The Last Ride: ‘Forever part of that day’

Ronel Salwach wanted to go out in style and she needed a car.

But she needed more than just a car. She needed a ride fit for a queen.

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“For some reason, she said she just wanted a fancy car,” Leyna Salwach said of her mother.

“Never gave a crap about cars her whole life, but she wanted a fancy car — and she didn’t want any of us to drive.”

Ronel was terminally ill — stricken with bladder cancer — and had decided to receive medical assistance in dying. But she wanted to take one last ride through her hometown before her life ended.

“Then the hospice people just took it away,” Leyna said.

“As soon as she said, ‘This is what I want,’ they went to work.”

The team at the Marjorie Willoughby Memorial Hospice Home in Sahali reached out to the Zimmer Autogroup, where they spoke with Darla Zimmer, who immediately agreed to provide a vehicle and driver.

The car was a Mercedes-Benz S63, the high-end German automaker’s flagship.

Not only did Darla provide the car, she was also behind the wheel on that September day after the original driver bowed out the night before.

“When I did it, I was quite nervous and apprehensive,” Darla said.

“But after I did it, I kind of thought, ‘You know what, she was so at peace and so resolved.’ And I thought that meant something.”

In the car that day was Darla at the wheel, ferrying Leyna, mother Ronel, father Stan and brother Brad around the city.

Ronel’s final drive took them to a few stops throughout Kamloops, including the family’s old home on Gordonhorn Crescent.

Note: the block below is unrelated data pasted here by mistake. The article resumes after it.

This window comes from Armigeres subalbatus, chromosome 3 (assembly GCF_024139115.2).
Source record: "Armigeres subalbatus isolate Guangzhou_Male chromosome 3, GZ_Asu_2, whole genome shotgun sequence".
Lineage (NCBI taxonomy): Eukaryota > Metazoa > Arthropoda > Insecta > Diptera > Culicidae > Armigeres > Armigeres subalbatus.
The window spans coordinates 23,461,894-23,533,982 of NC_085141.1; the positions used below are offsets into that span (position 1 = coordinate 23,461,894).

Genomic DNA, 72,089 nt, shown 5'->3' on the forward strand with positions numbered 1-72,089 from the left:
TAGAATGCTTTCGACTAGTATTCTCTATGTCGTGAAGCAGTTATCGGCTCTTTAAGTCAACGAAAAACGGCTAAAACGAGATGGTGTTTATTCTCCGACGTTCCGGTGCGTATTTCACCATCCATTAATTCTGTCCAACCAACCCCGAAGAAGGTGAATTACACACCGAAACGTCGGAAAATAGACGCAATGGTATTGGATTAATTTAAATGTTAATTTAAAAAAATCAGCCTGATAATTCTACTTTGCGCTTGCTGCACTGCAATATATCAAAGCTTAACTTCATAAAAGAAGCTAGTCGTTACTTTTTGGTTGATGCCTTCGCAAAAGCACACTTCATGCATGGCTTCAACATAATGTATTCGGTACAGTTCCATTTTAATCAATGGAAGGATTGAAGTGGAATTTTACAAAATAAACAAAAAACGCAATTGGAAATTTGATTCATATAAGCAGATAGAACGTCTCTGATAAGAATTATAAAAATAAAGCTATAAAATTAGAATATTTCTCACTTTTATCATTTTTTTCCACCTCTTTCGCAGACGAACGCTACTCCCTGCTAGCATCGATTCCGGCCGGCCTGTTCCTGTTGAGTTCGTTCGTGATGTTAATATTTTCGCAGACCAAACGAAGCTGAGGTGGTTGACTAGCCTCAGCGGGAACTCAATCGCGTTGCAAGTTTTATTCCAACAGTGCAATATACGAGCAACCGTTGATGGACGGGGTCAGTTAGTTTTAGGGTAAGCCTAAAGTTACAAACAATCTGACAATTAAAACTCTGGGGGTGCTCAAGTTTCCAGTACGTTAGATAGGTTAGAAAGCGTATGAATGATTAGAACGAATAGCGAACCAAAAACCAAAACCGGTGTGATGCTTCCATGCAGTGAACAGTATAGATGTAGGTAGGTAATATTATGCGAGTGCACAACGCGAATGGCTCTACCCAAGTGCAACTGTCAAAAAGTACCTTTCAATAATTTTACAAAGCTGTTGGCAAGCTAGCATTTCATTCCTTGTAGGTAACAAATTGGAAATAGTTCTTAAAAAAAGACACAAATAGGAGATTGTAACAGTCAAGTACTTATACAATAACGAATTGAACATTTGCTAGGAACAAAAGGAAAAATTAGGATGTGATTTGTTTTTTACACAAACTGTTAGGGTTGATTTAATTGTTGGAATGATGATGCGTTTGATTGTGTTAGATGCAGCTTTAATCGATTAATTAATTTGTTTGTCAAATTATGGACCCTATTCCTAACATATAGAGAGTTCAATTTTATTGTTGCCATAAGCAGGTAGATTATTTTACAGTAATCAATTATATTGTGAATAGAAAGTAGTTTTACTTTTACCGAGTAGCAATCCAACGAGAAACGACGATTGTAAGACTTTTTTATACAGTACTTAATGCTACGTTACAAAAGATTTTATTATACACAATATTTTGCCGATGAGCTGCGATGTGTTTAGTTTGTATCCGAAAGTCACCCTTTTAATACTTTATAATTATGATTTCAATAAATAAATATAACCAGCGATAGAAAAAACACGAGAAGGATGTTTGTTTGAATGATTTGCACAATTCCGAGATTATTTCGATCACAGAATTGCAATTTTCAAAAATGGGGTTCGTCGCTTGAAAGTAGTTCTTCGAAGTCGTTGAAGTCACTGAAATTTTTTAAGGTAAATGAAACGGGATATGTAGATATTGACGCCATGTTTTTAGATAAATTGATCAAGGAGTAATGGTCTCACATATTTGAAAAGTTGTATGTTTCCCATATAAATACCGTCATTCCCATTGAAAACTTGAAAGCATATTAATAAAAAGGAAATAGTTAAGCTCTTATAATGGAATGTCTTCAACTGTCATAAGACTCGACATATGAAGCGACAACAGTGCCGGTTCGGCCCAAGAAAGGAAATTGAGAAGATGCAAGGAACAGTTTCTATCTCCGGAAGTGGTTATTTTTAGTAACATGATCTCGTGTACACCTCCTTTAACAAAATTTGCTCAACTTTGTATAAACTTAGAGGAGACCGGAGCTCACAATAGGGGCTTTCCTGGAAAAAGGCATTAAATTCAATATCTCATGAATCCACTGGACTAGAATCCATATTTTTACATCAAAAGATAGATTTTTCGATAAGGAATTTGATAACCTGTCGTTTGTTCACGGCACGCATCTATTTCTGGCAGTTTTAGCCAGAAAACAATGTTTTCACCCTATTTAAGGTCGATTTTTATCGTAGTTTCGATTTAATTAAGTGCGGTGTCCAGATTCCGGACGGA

“She wanted to go by our old house that we grew up in,” Leyna said. “She said, ‘I don’t want to reminisce. I just want to see it.’ And then she wanted to go to the lookout to see her city and say goodbye one more time.”

From that popular vista on Columbia Street, Ronel was able to absorb the beauty of Kamloops one final time.

The procession moved from location to location mostly in silence, though Leyna recalled that at one point, her mother checked in on how Darla was faring.

“She gets back into the car and I think she patted her [Darla] on the knee or something and said, ‘How are you doing? She said, ‘Have you ever done something like this before?’ And Darla said, ‘No.’ And she goes, ‘Oh, it must be stressful.’”

Salwach Ronel medical assistance in dying
Ronel Salwach was terminally ill and had decided to receive medical assistance in dying. But she wanted to take one last ride through her hometown before her life ended.

The ride ended at Royal Inland Hospital, where Ronel received medical assistance in dying and passed away at 11:36 a.m. on Sept. 13 at the age of 73.

The day has had a profound effect on both Leyna and Darla.

“For a perfect stranger to do this for a family that she’s never met, you’re forever part of that day,” Leyna said. “For the rest of my life, you’re in that day because you did that.”

For Darla, the experience gave her the opportunity to face her own feelings on the subject of medically assisted death.

“I was never sure of how I felt about it, but I was always very sure that I hoped that I could be supportive if someone wanted to do it,” she said.